General Base Metals
Bravo Mining (TSX-V: BRVO)(OTC: BRVMF) President Simon Mottram on New Nickel sulphide Discovery & Next Steps in the Advancement of the Tier-1 Potential Luanga Project, Brazil
Gerardo Del Real: This is Gerardo Del Real with Resource Stock Digest. Joining me today is the president of Bravo Mining — Mr. Simon Mottram. Simon, it's great to have you on. It's our first time chatting. How are you today, sir?
Simon Mottram: I am great, thanks, Gerardo. And it's good to be here.
Gerardo Del Real: Well, let's get right into it. The Luanga Project in Brazil was already a Tier-1, world-class deposit. And let me start by saying that I am a very biased shareholder. I participated in an earlier financing and plan on holding my shares indefinitely, and I absolutely think the world of the management team and think the world of the project.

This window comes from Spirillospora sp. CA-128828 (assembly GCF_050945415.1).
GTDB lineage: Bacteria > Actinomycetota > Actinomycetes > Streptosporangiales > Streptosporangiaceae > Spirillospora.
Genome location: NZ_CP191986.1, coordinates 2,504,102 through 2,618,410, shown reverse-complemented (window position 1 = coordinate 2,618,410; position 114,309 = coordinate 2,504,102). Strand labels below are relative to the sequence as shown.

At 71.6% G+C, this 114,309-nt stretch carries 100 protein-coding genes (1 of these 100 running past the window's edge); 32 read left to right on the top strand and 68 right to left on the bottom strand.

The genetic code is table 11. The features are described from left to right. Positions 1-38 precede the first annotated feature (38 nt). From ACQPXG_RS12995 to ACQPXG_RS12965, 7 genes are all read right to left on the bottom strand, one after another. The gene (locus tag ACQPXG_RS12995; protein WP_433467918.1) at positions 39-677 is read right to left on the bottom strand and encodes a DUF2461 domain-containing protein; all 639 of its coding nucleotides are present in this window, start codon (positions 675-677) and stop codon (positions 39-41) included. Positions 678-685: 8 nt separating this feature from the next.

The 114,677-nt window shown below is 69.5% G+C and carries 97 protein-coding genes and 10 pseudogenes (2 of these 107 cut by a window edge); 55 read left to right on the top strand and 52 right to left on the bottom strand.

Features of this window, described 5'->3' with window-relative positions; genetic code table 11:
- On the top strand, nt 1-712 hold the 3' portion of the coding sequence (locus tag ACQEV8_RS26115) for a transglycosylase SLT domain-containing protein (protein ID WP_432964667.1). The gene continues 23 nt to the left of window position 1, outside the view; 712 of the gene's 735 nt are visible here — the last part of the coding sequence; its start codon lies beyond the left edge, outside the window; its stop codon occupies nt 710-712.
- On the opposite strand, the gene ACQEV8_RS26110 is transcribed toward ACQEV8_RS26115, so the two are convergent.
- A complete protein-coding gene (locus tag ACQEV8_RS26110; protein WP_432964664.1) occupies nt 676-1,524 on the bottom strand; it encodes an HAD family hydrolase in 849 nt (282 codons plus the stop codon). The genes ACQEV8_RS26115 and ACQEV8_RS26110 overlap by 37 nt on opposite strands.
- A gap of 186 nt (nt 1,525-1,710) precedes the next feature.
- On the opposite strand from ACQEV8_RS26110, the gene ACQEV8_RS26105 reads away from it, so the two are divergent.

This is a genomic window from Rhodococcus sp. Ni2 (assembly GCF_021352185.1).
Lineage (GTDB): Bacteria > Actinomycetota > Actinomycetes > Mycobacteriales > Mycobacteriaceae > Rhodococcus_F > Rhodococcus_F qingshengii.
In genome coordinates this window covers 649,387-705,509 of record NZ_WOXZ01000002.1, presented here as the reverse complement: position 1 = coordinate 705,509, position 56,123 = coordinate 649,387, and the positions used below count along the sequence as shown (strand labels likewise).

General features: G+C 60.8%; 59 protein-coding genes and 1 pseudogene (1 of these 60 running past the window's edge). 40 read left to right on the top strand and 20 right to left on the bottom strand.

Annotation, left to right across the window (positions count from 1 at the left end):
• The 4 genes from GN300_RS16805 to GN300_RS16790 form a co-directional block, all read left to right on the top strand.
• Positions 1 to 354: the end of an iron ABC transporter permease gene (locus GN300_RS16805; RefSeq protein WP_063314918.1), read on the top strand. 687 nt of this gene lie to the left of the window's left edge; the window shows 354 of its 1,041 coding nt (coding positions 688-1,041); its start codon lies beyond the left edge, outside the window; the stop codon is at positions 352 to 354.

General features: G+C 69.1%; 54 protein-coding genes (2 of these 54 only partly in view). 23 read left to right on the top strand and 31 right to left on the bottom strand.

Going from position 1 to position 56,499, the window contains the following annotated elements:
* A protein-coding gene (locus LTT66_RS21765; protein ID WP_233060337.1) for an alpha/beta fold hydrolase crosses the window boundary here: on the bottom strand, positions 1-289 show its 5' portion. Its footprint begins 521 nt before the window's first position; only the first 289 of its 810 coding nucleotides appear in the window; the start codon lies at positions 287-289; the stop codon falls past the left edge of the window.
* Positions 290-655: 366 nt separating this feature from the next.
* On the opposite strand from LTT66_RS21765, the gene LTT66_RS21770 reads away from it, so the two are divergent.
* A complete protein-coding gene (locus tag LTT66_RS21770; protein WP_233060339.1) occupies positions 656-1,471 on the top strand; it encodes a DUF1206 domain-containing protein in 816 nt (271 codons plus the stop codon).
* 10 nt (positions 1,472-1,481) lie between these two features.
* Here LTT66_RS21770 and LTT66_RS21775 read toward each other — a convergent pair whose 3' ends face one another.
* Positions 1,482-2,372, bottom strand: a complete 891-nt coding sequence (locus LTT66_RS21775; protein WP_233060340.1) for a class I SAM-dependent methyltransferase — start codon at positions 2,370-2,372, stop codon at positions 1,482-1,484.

I already loved the project for what it was… and we can get into that in a bit. But you're onto a new nickel-rich zone at the Luanga Project that I want to talk about. It's nickel; it's copper. The grades look to be fantastic. And I know it's early on there but it looks like it could be a game changer for, again, what I describe as what was already a Tier-1 project there.
Before we get into all of that, Simon, I would love for you to touch a bit on your background because it's pretty fascinating to me.
Simon Mottram: Sure, no problem. Naturally, I'm a geologist. Born in the UK and left when my parents emigrated to Australia and went to university in Australia. Obviously, I spent most of my formative years there. I started life as a mining geologist and then moved into exploration and probably predominantly feasibility studies and taking projects through to development.